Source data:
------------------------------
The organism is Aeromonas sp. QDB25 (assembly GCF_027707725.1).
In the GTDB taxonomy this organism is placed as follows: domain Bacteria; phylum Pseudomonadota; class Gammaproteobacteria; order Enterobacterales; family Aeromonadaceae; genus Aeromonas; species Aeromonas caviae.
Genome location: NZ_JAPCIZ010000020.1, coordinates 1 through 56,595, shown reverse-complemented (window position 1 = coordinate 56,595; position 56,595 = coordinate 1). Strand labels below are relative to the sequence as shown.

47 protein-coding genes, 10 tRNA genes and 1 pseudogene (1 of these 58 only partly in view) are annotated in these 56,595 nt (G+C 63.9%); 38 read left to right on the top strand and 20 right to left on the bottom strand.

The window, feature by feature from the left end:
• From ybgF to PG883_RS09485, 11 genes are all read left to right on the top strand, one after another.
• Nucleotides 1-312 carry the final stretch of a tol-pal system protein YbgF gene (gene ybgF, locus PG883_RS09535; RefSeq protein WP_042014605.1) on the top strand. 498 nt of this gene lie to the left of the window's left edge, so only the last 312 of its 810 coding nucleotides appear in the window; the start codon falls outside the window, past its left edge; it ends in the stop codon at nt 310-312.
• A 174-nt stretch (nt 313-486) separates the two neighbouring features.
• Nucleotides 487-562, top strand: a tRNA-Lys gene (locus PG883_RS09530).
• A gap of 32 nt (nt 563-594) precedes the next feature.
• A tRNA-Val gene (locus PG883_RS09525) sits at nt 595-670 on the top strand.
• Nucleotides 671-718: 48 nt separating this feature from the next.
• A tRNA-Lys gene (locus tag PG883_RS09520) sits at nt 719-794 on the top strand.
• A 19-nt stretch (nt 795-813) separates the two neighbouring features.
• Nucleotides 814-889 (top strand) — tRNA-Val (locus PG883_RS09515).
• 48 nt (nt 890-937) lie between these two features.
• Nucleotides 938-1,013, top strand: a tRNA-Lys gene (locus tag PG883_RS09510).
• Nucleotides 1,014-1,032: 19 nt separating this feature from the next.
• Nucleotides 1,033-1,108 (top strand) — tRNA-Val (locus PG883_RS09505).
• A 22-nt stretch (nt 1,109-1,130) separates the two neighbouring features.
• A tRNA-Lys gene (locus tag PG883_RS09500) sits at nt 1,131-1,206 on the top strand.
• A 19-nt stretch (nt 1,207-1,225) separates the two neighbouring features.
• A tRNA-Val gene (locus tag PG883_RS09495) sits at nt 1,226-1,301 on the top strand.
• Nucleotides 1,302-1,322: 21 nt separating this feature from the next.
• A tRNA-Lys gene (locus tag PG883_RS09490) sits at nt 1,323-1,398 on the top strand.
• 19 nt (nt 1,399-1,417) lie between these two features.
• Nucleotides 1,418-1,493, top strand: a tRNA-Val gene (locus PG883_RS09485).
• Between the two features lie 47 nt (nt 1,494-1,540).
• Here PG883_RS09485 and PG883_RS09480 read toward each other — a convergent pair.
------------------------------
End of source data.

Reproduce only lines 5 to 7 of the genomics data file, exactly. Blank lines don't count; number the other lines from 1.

The window, feature by feature from the left end:
• From ybgF to PG883_RS09485, 11 genes are all read left to right on the top strand, one after another.
• Nucleotides 1-312 carry the final stretch of a tol-pal system protein YbgF gene (gene ybgF, locus PG883_RS09535; RefSeq protein WP_042014605.1) on the top strand. 498 nt of this gene lie to the left of the window's left edge, so only the last 312 of its 810 coding nucleotides appear in the window; the start codon falls outside the window, past its left edge; it ends in the stop codon at nt 310-312.